Addressing Remarks:

Robert’s Rules states that all remarks should be addressed to the chair and that persons speaking must refrain from personal, ad hominem, threatening, or otherwise hostile language.

This rule will be suspended for the duration of the Republican National Convention.

Acceptable Floor Motions & Responses:

The following are acceptable motions and calls from the floor, with appropriate responses:

Point of Privilege:

Any delegate may, at any time, raise a point of privilege. In general, these points are given immediate attention from the chair. A point of privilege relates to safety, comfort, or the ability to physically participate in the proceedings. If you find yourself under the boot of a fellow delegate, or if you cannot hear the speakers due to a swelling in your face and/or head, this would be an appropriate time to raise a point of privilege.

Question of Hand Size:

At any time, any qualified delegate may ask that the speaker’s hands be measured against a uniform hand-size standard. Does not require a vote. For informational purposes only.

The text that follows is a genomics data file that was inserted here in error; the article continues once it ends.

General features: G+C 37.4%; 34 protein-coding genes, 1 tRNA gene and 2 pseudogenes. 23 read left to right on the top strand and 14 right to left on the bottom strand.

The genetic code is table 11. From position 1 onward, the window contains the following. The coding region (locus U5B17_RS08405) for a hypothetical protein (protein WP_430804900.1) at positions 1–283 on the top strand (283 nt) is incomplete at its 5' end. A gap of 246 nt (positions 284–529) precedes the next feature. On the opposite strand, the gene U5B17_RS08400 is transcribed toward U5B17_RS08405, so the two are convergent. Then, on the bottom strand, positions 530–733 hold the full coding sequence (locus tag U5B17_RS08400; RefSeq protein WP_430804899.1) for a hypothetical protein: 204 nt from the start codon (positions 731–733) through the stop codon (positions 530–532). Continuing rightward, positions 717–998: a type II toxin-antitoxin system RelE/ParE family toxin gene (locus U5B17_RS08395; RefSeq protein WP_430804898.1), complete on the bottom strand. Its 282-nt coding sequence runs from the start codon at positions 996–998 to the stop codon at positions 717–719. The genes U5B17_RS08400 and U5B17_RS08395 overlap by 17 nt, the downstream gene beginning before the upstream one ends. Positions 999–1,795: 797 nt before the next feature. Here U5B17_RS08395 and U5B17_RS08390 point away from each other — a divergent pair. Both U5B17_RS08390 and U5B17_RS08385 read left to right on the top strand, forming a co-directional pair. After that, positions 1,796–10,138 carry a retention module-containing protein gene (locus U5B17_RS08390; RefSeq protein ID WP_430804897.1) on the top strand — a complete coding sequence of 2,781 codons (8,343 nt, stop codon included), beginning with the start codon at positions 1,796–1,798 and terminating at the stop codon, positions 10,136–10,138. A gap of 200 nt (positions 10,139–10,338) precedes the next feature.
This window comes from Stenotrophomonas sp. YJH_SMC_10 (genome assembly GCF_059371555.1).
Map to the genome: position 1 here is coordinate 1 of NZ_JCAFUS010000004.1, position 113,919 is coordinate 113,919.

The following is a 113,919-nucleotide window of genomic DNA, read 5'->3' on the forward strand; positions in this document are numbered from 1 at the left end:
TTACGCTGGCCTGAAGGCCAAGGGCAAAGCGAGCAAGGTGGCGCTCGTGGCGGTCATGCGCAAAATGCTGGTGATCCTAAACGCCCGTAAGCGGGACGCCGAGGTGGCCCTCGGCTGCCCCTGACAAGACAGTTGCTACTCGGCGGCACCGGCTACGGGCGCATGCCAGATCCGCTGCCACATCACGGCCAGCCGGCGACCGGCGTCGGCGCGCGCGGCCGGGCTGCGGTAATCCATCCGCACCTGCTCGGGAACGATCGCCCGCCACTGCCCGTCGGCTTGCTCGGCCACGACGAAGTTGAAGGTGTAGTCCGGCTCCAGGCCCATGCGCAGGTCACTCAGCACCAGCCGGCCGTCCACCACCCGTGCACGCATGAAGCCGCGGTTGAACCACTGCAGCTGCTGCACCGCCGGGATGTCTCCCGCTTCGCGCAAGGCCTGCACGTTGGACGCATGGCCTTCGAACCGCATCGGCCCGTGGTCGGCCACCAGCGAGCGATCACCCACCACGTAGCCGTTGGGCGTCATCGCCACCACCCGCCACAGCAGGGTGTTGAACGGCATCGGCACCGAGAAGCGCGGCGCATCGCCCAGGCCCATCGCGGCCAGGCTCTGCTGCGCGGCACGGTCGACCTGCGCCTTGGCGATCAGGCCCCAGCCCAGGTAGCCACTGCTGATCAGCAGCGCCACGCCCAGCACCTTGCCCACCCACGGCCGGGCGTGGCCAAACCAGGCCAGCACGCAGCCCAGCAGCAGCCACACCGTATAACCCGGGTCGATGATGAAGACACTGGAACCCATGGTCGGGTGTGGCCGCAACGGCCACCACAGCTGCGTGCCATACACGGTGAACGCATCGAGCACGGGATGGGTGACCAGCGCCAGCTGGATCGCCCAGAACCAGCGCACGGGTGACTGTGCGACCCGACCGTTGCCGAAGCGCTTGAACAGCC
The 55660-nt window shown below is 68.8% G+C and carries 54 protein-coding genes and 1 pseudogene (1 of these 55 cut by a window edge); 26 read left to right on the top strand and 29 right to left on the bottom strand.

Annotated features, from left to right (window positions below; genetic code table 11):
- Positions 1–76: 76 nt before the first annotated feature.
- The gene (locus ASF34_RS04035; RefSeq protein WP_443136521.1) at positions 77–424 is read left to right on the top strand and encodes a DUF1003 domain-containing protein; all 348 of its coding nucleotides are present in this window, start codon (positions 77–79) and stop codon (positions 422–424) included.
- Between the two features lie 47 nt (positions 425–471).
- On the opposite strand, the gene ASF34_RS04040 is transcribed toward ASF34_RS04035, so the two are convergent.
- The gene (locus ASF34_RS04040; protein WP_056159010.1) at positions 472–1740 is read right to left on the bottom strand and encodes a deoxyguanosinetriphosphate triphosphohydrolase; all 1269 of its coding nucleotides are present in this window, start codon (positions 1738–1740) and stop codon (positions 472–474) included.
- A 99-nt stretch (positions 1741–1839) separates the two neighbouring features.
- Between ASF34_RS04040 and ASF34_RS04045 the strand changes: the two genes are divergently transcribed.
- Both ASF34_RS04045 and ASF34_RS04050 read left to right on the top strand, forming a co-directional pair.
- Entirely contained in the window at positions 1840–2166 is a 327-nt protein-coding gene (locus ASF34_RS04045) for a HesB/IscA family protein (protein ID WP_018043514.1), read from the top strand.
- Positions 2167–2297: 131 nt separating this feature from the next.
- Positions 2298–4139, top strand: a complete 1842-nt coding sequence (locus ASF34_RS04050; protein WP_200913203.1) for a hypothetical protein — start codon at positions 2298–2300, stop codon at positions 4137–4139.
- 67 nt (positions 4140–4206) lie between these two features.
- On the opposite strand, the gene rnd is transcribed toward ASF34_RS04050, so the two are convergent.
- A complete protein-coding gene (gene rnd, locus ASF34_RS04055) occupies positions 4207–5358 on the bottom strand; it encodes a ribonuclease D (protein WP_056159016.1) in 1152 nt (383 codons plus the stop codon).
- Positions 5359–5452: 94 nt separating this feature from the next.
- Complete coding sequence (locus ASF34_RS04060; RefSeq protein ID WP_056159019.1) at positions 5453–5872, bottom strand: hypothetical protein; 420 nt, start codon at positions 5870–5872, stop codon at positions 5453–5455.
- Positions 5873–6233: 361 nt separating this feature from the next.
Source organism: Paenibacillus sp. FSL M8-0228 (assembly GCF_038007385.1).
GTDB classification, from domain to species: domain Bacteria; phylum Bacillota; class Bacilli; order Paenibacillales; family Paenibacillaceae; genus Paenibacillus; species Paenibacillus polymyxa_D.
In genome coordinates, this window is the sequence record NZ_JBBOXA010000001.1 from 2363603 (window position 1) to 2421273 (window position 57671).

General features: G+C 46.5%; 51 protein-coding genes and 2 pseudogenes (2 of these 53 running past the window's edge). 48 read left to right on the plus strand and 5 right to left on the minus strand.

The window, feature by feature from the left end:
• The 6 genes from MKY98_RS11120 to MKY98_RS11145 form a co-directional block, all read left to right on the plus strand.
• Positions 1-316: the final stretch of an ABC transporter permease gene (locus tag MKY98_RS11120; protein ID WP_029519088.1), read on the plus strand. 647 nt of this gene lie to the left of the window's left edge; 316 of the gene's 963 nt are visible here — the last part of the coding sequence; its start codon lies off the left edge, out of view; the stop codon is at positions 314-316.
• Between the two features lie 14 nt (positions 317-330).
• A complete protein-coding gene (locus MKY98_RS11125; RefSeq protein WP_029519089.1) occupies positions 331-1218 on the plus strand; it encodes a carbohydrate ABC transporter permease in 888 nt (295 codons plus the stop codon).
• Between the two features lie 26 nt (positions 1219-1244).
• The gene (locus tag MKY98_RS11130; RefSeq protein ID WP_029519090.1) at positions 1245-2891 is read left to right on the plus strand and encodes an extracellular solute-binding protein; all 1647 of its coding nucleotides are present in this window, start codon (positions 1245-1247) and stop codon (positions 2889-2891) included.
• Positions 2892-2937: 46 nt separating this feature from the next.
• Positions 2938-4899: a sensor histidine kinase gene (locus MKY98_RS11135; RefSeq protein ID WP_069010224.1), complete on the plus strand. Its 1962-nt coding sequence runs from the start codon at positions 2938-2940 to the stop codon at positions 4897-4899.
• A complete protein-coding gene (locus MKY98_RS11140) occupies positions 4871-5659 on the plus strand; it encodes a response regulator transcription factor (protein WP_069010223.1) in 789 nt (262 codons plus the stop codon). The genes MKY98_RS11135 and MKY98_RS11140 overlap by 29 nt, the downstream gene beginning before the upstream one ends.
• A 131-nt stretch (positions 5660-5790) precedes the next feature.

Motion to Summon Lucifer:

During the floor debate on the nominee question, the speaker who is recognized by the chair may, if he or she wishes, introduce a motion to summon Lucifer in the flesh to stand alongside any candidate for nomination in order for the assembly to ascertain which potential nominee more closely resembles the Dark Lord of the Underworld. Does not require a vote. For informational purposes only.

Point of Order:

At any time during the proceedings, any delegate may call to the chair with a point of order. A point of order is appropriate only if a qualified delegate believes that the rules of order have been broken or misapplied.

During the 2016 Republican National Convention, points of order will be ignored by the chair.